Irish Soda Bread

VideoSt. Patrick's DayBakingIrishSoda Bread

Quick and easy Irish soda bread recipe with flour, baking soda, salt, buttermilk, raisins, an egg, and a touch of sugar.

Photography Credit: Elise Bauer

It appears everyone has their favorite Irish soda bread recipe. Some with caraway seeds, some with raisins, some with both, some with neither.

The essential ingredients in a traditional Irish soda bread are flour, baking soda, salt, and buttermilk. The acid in buttermilk reacts with the base of the baking soda to provide the bread’s leavening. This leavening from buttermilk and baking soda is what gives the bread its name, “soda bread.”

VIDEO! How to Make Irish Soda Bread

Why the cross in the center?

Why the cross in the center? Scoring the dough will help the heat reach the center of the loaf while baking.

Ingredients for Irish Soda Bread

This soda bread is a slightly fancied up Americanized version of the Irish classic, with a little butter, sugar, an egg, and some currants or raisins added to the base. You can bake it in a cast iron frying pan (now that’s traditional!) or an a regular baking sheet.

You can also make a simpler version without eggs or currants, but with some caraway seeds, or you could turn your soda bread dough into biscuits.

how Irish soda bread is made

How long does Irish soda bread last?

How long does Irish soda bread last? Soda bread dries out quickly so it really is only good for a day or two. It is best eaten freshly baked and warm or toasted. Keep it wrapped in plastic wrap or foil.

That said, you can make it ahead and freeze it (let it cool to room temperature first). Wrap it tightly first in plastic wrap, then aluminum foil. It will last up to 2 months frozen.

More Ideas for Irish Soda Bread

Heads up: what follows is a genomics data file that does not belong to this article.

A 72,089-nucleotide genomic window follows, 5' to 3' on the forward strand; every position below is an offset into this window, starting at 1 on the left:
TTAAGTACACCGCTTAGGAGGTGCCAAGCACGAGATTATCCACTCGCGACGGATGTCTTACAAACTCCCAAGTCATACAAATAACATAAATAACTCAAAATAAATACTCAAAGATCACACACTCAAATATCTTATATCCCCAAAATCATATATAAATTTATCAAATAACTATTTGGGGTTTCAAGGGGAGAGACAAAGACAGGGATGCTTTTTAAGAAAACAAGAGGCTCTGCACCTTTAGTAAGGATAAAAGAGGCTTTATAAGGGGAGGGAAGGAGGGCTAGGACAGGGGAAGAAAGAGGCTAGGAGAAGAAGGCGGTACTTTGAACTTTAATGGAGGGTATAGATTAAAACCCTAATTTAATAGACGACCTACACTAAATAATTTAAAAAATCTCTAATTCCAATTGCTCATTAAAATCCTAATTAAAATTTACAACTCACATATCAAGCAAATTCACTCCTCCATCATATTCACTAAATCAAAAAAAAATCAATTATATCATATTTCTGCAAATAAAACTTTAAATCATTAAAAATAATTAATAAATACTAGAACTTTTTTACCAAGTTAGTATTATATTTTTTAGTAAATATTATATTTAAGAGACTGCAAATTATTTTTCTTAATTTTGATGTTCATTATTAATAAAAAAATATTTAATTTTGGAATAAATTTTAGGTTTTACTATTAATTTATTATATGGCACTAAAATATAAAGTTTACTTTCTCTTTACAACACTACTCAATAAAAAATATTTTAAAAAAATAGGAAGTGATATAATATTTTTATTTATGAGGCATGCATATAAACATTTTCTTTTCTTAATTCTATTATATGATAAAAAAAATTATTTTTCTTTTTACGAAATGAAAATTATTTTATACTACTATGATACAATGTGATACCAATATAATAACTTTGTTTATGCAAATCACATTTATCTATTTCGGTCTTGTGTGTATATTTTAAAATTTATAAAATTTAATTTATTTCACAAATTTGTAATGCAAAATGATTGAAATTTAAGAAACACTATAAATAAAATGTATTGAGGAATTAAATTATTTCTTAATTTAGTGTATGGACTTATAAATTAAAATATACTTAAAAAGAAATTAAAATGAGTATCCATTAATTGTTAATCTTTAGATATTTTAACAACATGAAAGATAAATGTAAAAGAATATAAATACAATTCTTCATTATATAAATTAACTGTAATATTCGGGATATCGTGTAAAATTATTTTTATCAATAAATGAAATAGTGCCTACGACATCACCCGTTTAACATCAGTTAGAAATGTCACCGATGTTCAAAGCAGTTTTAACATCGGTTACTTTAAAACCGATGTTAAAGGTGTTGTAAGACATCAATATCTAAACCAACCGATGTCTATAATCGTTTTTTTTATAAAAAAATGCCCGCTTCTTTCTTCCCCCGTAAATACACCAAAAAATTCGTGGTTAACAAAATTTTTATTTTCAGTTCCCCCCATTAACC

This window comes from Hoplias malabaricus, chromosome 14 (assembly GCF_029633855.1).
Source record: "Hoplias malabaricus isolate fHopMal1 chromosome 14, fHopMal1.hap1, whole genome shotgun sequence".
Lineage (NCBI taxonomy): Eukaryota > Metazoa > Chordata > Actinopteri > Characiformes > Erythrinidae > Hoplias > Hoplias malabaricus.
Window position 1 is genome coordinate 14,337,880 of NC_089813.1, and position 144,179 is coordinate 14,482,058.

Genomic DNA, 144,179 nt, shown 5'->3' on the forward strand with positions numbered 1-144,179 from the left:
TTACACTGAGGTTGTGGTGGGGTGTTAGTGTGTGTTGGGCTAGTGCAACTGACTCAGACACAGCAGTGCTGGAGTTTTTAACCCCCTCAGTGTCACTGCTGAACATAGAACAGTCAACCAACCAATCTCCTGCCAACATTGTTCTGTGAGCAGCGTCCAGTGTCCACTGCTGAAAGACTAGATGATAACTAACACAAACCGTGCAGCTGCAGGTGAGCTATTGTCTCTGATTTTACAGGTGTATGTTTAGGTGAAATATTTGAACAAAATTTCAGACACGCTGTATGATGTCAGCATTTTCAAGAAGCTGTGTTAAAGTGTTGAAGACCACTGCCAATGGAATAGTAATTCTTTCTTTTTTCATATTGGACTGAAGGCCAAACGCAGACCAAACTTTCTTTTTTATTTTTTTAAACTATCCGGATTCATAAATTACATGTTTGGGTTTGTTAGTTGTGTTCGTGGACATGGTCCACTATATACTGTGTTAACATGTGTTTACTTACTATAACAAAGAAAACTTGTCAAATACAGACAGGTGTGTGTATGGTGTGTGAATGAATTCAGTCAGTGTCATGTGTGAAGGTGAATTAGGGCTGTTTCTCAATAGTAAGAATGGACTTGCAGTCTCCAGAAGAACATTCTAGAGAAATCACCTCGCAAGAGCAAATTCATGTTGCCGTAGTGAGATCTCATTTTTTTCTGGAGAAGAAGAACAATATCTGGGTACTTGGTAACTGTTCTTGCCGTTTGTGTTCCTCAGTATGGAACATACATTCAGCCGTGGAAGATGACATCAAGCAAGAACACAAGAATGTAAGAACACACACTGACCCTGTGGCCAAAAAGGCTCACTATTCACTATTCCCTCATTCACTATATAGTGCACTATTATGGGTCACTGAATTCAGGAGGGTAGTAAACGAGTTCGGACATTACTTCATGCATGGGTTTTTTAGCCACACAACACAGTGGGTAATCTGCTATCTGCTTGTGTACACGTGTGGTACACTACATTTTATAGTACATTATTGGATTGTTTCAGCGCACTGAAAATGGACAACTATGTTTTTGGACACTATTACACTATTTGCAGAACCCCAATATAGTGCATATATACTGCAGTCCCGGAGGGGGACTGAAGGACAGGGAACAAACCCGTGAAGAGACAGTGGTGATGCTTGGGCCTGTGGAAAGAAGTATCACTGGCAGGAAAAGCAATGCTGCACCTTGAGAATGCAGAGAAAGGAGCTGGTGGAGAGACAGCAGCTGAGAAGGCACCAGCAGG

How to make Irish soda bread

Irish Soda Bread Recipe

  • Prep time: 15 minutes
  • Cook time: 40 minutes
  • Yield: Makes one loaf

Ingredients

  • 4 to 4 1/2 cups flour
  • 1 Tbsp sugar
  • 1 teaspoon salt
  • 1 teaspoon baking soda
  • 4 Tbsp butter
  • 1 cup currants or raisins
  • 1 large egg, lightly beaten
  • 1 3/4 cups buttermilk

Method

1 Whisk together flour, sugar, salt, baking soda: Preheat oven to 425°F. Whisk together 4 cups of flour, the sugar, salt, and baking soda into a large mixing bowl.

2 Work the butter into the flour, add currants or raisins: Using your (clean) fingers, work the butter into the flour mixture until it resembles coarse meal, then add in the currants or raisins.

3 Make a well, mix in buttermilk, egg: Make a well in the center of the flour mixture. Add beaten egg and buttermilk to well and mix in with a wooden spoon until dough is too stiff to stir.

4 Lightly knead dough and form dough mound: Dust hands with a little flour, then gently knead dough in the bowl just long enough to form a rough ball. If the dough is too sticky to work with, add in a little more flour. Do not over-knead!

Transfer dough to a lightly floured surface and shape into a round loaf. Note that the dough will be a little sticky, and quite shaggy (a little like a shortcake biscuit dough).

You want to work it just enough so that the flour is just moistened and the dough just barely comes together. Shaggy is good. If you over-knead, the bread will end up tough.